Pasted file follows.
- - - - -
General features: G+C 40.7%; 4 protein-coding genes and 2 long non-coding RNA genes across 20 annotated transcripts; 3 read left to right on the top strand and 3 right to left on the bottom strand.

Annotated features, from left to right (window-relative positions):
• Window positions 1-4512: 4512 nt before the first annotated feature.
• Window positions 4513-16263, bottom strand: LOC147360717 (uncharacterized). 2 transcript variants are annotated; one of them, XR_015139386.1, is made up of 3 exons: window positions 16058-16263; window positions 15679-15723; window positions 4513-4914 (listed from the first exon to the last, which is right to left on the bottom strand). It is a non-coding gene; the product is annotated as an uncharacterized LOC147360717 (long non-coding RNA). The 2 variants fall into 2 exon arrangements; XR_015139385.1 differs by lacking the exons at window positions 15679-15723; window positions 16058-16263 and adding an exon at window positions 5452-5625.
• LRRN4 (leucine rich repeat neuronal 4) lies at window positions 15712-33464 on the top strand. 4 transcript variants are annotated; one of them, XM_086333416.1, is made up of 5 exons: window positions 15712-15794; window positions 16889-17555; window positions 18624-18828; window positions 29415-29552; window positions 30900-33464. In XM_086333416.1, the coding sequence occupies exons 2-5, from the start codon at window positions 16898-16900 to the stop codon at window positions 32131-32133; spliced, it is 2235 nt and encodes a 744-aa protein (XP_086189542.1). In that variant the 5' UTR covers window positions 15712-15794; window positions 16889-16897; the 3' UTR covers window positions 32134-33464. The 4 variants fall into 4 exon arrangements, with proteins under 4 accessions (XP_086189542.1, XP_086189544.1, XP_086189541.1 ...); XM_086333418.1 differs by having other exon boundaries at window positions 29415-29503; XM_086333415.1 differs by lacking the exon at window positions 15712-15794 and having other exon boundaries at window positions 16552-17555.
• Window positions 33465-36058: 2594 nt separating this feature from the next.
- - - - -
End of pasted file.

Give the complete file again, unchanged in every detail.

General features: G+C 40.7%; 4 protein-coding genes and 2 long non-coding RNA genes across 20 annotated transcripts; 3 read left to right on the top strand and 3 right to left on the bottom strand.

Annotated features, from left to right (window-relative positions):
• Window positions 1-4512: 4512 nt before the first annotated feature.
• Window positions 4513-16263, bottom strand: LOC147360717 (uncharacterized). 2 transcript variants are annotated; one of them, XR_015139386.1, is made up of 3 exons: window positions 16058-16263; window positions 15679-15723; window positions 4513-4914 (listed from the first exon to the last, which is right to left on the bottom strand). It is a non-coding gene; the product is annotated as an uncharacterized LOC147360717 (long non-coding RNA). The 2 variants fall into 2 exon arrangements; XR_015139385.1 differs by lacking the exons at window positions 15679-15723; window positions 16058-16263 and adding an exon at window positions 5452-5625.
• LRRN4 (leucine rich repeat neuronal 4) lies at window positions 15712-33464 on the top strand. 4 transcript variants are annotated; one of them, XM_086333416.1, is made up of 5 exons: window positions 15712-15794; window positions 16889-17555; window positions 18624-18828; window positions 29415-29552; window positions 30900-33464. In XM_086333416.1, the coding sequence occupies exons 2-5, from the start codon at window positions 16898-16900 to the stop codon at window positions 32131-32133; spliced, it is 2235 nt and encodes a 744-aa protein (XP_086189542.1). In that variant the 5' UTR covers window positions 15712-15794; window positions 16889-16897; the 3' UTR covers window positions 32134-33464. The 4 variants fall into 4 exon arrangements, with proteins under 4 accessions (XP_086189542.1, XP_086189544.1, XP_086189541.1 ...); XM_086333418.1 differs by having other exon boundaries at window positions 29415-29503; XM_086333415.1 differs by lacking the exon at window positions 15712-15794 and having other exon boundaries at window positions 16552-17555.
• Window positions 33465-36058: 2594 nt separating this feature from the next.